Make the sauce: Heat oil in a deep and wide saucepan. Add garlic cooking until translucent, don’t brown. Add oregano, pepper, and salt until combined. Slowly pour in tomatoes cover and simmer for 30 minutes. Top peppers with tomato sauce. Sprinkle with parmesan cheese. Cover with lid or aluminum foil and bake her for 60 minutes
Autumn has holds a special place in my heart. I was born in the fall, school starts in the fall (I loved school), and I mysteriously become energized, renewed with the changing of the leaves and the crisp fell of morning New England air. Along with the change in season, my cooking and baking use different ingredients and flavors.
I love hearty stews packed with veggies and flavor. I prefer to make my own soups and stews, and I can control the fat and salt content, making healthy dishes.
Kale can be tough, and lightly cooking before adding to a stew tenderizes the veggie. Colorful vegetables, fragrant fresh herbs, and a low salt vegetable broth make this a hearty, healthy option.
This recipe makes a large quantity of stew and freezes well. If I am not feeding a group, I like to freeze the stew in individual containers.
1 small bunch Tuscan or other kale, center ribs and stems removed Kosher salt ½ cup olive oil, divided, plus more for serving 2 medium carrots, peeled, finely chopped 2 celery stalks, finely chopped 2 leek, white and pale-green parts only, chopped 4 cloves garlic cloves, chopped ½ teaspoon crushed red pepper flakes 2 cans diced tomatoes, no salt 8 cups low-sodium vegetable broth 3 15-oz. cans cannellini (white kidney) beans, rinsed 4 sprigs thyme 1 sprig marjoram or oregano 1 bay leaf
1 cup Italian farro, rinsed
2 inch piece of Parmesan rind (optional)
Freshly ground black pepper Shaved Parmesan (for serving)
Working in batches cook kale in a large pot of boiling salted water until slightly softened, about 3 minutes per batch. Rinse to cool. Squeeze out excess water; roughly chop. Set aside.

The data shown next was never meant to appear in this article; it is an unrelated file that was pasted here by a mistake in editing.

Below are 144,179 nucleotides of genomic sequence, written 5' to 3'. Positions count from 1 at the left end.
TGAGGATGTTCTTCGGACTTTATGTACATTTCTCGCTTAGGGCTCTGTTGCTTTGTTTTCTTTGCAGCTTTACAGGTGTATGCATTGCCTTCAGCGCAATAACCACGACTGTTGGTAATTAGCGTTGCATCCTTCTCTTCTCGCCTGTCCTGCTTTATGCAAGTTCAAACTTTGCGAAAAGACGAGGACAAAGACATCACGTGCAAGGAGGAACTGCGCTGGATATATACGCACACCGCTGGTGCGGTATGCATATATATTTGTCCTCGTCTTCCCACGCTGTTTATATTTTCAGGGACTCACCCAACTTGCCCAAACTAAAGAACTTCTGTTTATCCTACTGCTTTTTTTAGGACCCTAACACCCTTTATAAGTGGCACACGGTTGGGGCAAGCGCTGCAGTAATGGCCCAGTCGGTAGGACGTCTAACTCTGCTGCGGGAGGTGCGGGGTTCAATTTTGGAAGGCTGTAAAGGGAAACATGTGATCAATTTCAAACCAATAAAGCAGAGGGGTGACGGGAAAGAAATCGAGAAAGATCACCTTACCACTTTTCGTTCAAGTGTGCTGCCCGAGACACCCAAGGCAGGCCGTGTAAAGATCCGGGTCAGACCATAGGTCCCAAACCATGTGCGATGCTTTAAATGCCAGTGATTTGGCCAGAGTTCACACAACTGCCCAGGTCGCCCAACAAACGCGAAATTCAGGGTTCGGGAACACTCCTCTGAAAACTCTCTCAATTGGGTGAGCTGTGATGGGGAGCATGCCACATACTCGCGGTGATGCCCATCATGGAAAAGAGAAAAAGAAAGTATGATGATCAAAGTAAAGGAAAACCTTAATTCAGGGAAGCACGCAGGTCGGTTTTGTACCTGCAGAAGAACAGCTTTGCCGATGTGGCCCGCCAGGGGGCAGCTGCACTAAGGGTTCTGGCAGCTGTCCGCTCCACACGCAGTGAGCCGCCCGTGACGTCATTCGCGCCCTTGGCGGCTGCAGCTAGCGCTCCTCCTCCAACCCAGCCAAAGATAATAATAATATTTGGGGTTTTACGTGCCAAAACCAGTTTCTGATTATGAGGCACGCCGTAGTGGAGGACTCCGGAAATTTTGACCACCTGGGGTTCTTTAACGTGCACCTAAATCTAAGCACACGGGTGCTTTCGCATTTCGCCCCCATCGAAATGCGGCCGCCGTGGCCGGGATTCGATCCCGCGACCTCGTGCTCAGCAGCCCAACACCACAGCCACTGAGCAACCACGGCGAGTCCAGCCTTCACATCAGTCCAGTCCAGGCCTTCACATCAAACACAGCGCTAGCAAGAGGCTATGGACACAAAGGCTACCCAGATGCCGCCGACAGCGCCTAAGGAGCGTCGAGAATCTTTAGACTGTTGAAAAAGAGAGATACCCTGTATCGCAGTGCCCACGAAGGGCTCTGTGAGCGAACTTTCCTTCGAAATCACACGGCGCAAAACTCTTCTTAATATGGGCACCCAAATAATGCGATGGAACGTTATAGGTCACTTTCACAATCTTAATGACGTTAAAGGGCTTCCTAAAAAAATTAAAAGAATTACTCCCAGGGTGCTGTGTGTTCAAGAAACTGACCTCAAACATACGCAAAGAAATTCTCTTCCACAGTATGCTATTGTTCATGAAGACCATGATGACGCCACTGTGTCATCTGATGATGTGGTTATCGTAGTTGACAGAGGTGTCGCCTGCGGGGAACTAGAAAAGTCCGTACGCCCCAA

Heat ¼ cup oil in a large heavy pot over medium heat. Add carrots, celery, and leek; stir often until softened, 8–10 minutes.
Add garlic and red pepper flakes. Cook, stirring until fragrant, about 1 minute. Add tomatoes. Cook, stirring frequently, until liquid is evaporated and tomatoes begin to stick to the bottom of the pot, 10–15 minutes.
Add broth, beans, thyme, marjoram, bay leaf, reserved greens, farro and partisan rind; season with salt and pepper. Bring to a boil, reduce heat, and simmer until flavors meld and soup thickens slightly, 40–50 minutes. Discard sprigs and bay leaf.
DO AHEAD: Soup can be made 2 days ahead. Let cool slightly; chill until cold. Cover and keep chilled. Reheat before continuing. I also like to freeze in small containers for later.
Springtime in New England our markets are bursting with fresh asparagus, which is one of my favorite veggies. I love to combine asparagus with leeks then flavor with thyme and lemon. I used this combination to make this rich goat cheese quiche. A wonderfully easy dish, I used store-bought piecrust, saving time, and cleanup while maintaining the rich fresh favor.
Asparagus Leek and Goat Cheese Quiche
1 (14.1-oz.) pkg. refrigerated piecrusts
2 tablespoon olive oil
2 cups thinly sliced leeks
1 chopped shallot
1 bunch fresh asparagus, trimmed and cut into 2-inch pieces)
1/2 kosher salt
1/4 teaspoon black pepper
1 teaspoon dried thyme or 1 tablespoon fresh thyme
1 whole milk
1/2 heavy cream
4 large eggs
4 oz crumbled goat cheese tablespoons
1/2 cup shredded mozzarella
1/8 teaspoon ground nutmeg
1 1/2 teaspoon sea salt